After a disturbed night - smoke alarm bleeping right outside my bedroom and unable to remove the battery - I was reluctant to leave my warm bed at 6.30. It was 7.20 with a lovely golden and deep pink sunrise before we set off. Too dozy after a mere 3 hours sleep to consider photographing it........
It seemed to take forever to reach our Tree Sparrow spot, caught in work traffic, and then we didn't manage to see one. Nor much else either. It was an apparently birdless morning everywhere. Pam ate her breakfast at Abbey farm hide whilst I scanned, seeing a few Curlew, Egyptian Geese, Gadwall, Teal and Mallard. The best was a cock-tailed Wren singing its heart out on top of a post directly below the hide. I needed earplugs.
The hide log stated that a couple of feeders have been hung near the car parking area. Not easy to find at first, one of peanuts and the other millet seed. Two birds came in...Coal Tit and Marsh Tit. Very nice.
A quick check showed that it was high tide at Snettisham, we went directly there as fast as possible - legally of course !
The chalet pits had few birds, two Goldeneye the highlight and, then Little Grebes and Tufted Duck on the reserve pits. I scanned the muddy shore from the car , even though the temp. had risen to 2C, it was still very cold in the onshore wind. I love to watch the serpentine , water-filled channels , as the tide recedes, sunlight gleaming off the wet mud.
The usual goodly variety and number of waders, Knot much the most prolific. Swirling groups lifting and adjusting their position as new feeding areas become exposed. It's only the Oyks that fly directly away in large pied flocks.
Tesco in Hunstanton for the loo, one bacon and egg sandwich to share and some bananas before Holme NOA and NWT. Yet another house is being shoe-horned in along the approach road, even more potholes and mud and a large scaffolding lorry being unloaded to evade.
Our first group of six Fieldfare on the approach road, a distant flock of Pinks and a few Magpies. Then... the centre was closed. No hot chocolate to-day.
Thornham's creeks were emptying rapidly. Waw. A handsome Greenshank fed on the far bank. Our first for months. Always a treat to find a wintering one. I went camera crazy.
Have I become an even worse photographer or,  was the camera auto focusing not working properly? Or, was the dark water backed by shiny mud banks, pale bird and sun combination too much ? Maybe a combination of all three. Or was it my 18-270mm Tamron lens at full zoom? Conjecture, conjecture..........

At Titchwell, we walked the east trail for the first time after ticking a Brambling on the feeders. We got as far as the first wooden screen viewing point over the large pool where the gravel and soil  was removed for the new Parrinder Hide bank. We had lovely raised views over the marshes and the muddy edge should be good for waders. A few ducks and a Little Egret to-day, one Marsh Harrier distantly over the east bank towards Gypsy Lane. Three Waxwings had been feeding along the berried hedge until mid-day,  when they flew off.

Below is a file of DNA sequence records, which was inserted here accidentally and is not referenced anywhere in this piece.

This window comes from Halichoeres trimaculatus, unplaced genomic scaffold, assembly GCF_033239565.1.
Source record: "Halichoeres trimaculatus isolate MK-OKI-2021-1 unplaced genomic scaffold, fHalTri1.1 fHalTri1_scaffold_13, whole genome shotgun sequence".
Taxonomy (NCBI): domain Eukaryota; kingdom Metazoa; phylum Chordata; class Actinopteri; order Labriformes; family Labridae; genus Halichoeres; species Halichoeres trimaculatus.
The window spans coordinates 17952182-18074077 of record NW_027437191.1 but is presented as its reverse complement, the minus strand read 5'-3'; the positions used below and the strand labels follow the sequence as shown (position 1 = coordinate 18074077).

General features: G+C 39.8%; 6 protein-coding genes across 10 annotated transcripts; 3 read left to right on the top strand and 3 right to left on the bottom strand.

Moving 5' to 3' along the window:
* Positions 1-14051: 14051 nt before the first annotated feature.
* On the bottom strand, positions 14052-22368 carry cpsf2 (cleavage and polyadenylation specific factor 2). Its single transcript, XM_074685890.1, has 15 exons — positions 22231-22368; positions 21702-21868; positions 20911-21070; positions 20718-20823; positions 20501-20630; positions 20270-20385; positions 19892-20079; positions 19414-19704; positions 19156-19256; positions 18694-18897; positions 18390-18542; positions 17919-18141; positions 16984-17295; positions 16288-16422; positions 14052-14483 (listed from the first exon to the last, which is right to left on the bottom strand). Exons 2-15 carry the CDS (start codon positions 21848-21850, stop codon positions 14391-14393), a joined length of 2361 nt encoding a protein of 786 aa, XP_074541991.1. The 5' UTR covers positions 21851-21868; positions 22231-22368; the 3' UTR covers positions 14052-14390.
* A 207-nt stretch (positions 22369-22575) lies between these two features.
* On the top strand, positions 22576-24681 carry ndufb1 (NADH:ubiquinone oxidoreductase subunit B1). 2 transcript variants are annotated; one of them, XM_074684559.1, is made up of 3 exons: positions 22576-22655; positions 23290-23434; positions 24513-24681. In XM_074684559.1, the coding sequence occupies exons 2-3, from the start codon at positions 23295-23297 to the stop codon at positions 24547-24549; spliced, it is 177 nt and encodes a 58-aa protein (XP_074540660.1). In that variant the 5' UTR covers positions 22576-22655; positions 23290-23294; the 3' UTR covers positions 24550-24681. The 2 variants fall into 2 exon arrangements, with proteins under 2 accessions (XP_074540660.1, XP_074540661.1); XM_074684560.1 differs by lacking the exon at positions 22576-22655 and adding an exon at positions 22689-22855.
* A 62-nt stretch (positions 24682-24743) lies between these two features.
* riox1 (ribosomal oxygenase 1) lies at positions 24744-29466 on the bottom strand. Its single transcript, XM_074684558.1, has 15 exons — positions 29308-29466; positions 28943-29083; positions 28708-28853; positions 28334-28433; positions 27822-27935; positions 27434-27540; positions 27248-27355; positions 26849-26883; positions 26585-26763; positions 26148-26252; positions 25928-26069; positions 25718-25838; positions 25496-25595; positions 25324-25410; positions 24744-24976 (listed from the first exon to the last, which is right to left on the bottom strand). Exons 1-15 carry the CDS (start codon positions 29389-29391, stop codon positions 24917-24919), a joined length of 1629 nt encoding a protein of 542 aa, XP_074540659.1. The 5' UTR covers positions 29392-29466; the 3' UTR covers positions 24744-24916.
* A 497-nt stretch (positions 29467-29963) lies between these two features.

The light was fast fading, no point in going on along the coast unless we stayed until dusk for the roost. Inland past Choseley for the 'fast' way home. Grey Partridge and a flock of at least 80 Brambling along the hedges south of the barns, white rumps flashing as they hedge-dived in front of us.

I had a lovely day, sun and birds, it made up a bit for not doing well on the 1st. Tuesday was the only day free this week but we may be able to fit in a half day on Friday after my obligatory doctor visit - annual medication review. I only take anti inflammatories.... seems like a waste of their time.

Monday, 3 December 2012

Roast Pork for 40 People

Sunday December 2

Duly attired in Christmas sparkly cardigan and heeled boots  (me) we arrived at Joan's daughter, Kate and husband Pete's home in Bacton at 12.30. A bit late as I'd had a long conversation with my Brisbane family including both grandchildren. Fourteen year old Harry sounds like a man now, no longer can I confuse him with Josh or Sara.
The whole of the ground floor was full of standing/sitting/talking/drinking friends and neighbours of Joan. She's a very active lady,  taking part in many activities and local clubs e.g theatre, gardening, keep fit, book reading, all of which were represented. Seeing no one we knew, we found a space and Pete brought us a drink.
Dinner was an enormous shoulder of pork cooked in a Jamie Oliver wood burning brick oven in the garden. Too many accompaniments to mention here......I stuck to a jacket potato, tomato salsa and a barley risotto with mushrooms and pumpkin. All very nice when breakfast has been given a miss in preparation. Desserts were also many and varied, produced by friends. We ate our meal beside the well, under a canopy with an outdoor chimneya (spelling?) entertained by Don. Basically it was 'chip chops I have fried in' but very interesting. A London man who'd moved here in 1970.